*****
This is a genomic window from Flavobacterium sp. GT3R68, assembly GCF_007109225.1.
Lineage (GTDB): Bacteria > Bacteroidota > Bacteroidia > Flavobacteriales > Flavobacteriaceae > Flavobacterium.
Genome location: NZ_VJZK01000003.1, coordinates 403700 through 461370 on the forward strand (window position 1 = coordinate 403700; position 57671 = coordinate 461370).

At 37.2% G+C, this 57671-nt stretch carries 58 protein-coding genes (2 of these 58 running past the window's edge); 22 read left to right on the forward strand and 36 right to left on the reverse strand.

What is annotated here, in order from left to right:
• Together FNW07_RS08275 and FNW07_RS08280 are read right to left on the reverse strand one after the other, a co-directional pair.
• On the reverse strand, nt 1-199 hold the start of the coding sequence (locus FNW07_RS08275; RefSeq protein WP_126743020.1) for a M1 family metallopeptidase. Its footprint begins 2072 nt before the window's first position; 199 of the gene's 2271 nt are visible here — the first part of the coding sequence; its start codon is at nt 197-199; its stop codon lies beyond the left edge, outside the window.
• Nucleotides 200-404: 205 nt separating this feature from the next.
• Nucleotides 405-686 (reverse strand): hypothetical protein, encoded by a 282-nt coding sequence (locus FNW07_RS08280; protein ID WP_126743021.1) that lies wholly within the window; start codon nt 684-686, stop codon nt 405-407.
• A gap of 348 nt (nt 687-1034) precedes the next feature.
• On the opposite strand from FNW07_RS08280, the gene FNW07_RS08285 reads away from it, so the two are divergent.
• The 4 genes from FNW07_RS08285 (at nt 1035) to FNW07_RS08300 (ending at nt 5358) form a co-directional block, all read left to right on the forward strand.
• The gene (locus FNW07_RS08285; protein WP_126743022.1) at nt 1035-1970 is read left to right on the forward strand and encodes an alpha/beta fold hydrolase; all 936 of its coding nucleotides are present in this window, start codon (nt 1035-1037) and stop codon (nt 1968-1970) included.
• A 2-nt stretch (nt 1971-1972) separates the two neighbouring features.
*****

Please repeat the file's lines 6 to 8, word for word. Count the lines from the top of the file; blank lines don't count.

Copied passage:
• Together FNW07_RS08275 and FNW07_RS08280 are read right to left on the reverse strand one after the other, a co-directional pair.
• On the reverse strand, nt 1-199 hold the start of the coding sequence (locus FNW07_RS08275; RefSeq protein WP_126743020.1) for a M1 family metallopeptidase. Its footprint begins 2072 nt before the window's first position; 199 of the gene's 2271 nt are visible here — the first part of the coding sequence; its start codon is at nt 197-199; its stop codon lies beyond the left edge, outside the window.
• Nucleotides 200-404: 205 nt separating this feature from the next.